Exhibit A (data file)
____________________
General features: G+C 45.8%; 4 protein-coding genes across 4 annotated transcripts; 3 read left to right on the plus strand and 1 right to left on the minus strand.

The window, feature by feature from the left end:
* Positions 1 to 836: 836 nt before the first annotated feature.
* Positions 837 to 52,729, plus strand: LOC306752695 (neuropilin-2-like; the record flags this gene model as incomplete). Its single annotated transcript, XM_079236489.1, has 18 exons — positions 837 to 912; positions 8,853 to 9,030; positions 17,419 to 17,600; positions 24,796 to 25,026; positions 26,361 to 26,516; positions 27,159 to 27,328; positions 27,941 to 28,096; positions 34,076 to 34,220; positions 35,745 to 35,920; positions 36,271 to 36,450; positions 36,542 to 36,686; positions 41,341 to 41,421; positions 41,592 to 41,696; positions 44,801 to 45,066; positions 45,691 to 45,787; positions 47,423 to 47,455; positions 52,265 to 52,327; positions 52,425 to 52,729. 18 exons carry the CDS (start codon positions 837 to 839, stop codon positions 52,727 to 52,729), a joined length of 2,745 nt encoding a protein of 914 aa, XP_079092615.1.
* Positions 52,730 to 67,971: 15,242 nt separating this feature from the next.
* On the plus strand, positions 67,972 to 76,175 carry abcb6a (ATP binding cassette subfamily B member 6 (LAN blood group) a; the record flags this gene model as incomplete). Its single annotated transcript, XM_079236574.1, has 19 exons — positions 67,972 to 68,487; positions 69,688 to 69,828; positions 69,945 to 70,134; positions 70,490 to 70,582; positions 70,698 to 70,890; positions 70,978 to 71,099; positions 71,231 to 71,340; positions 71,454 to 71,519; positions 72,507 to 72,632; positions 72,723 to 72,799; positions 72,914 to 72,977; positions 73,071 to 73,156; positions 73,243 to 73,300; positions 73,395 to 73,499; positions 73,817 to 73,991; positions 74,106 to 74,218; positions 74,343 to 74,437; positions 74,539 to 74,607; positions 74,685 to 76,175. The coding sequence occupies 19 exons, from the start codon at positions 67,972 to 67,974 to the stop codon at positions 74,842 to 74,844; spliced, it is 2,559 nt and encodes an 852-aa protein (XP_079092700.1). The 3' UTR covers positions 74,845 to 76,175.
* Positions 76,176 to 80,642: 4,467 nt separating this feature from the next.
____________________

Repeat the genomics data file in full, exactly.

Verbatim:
General features: G+C 45.8%; 4 protein-coding genes across 4 annotated transcripts; 3 read left to right on the plus strand and 1 right to left on the minus strand.

The window, feature by feature from the left end:
* Positions 1 to 836: 836 nt before the first annotated feature.
* Positions 837 to 52,729, plus strand: LOC306752695 (neuropilin-2-like; the record flags this gene model as incomplete). Its single annotated transcript, XM_079236489.1, has 18 exons — positions 837 to 912; positions 8,853 to 9,030; positions 17,419 to 17,600; positions 24,796 to 25,026; positions 26,361 to 26,516; positions 27,159 to 27,328; positions 27,941 to 28,096; positions 34,076 to 34,220; positions 35,745 to 35,920; positions 36,271 to 36,450; positions 36,542 to 36,686; positions 41,341 to 41,421; positions 41,592 to 41,696; positions 44,801 to 45,066; positions 45,691 to 45,787; positions 47,423 to 47,455; positions 52,265 to 52,327; positions 52,425 to 52,729. 18 exons carry the CDS (start codon positions 837 to 839, stop codon positions 52,727 to 52,729), a joined length of 2,745 nt encoding a protein of 914 aa, XP_079092615.1.
* Positions 52,730 to 67,971: 15,242 nt separating this feature from the next.
* On the plus strand, positions 67,972 to 76,175 carry abcb6a (ATP binding cassette subfamily B member 6 (LAN blood group) a; the record flags this gene model as incomplete). Its single annotated transcript, XM_079236574.1, has 19 exons — positions 67,972 to 68,487; positions 69,688 to 69,828; positions 69,945 to 70,134; positions 70,490 to 70,582; positions 70,698 to 70,890; positions 70,978 to 71,099; positions 71,231 to 71,340; positions 71,454 to 71,519; positions 72,507 to 72,632; positions 72,723 to 72,799; positions 72,914 to 72,977; positions 73,071 to 73,156; positions 73,243 to 73,300; positions 73,395 to 73,499; positions 73,817 to 73,991; positions 74,106 to 74,218; positions 74,343 to 74,437; positions 74,539 to 74,607; positions 74,685 to 76,175. The coding sequence occupies 19 exons, from the start codon at positions 67,972 to 67,974 to the stop codon at positions 74,842 to 74,844; spliced, it is 2,559 nt and encodes an 852-aa protein (XP_079092700.1). The 3' UTR covers positions 74,845 to 76,175.
* Positions 76,176 to 80,642: 4,467 nt separating this feature from the next.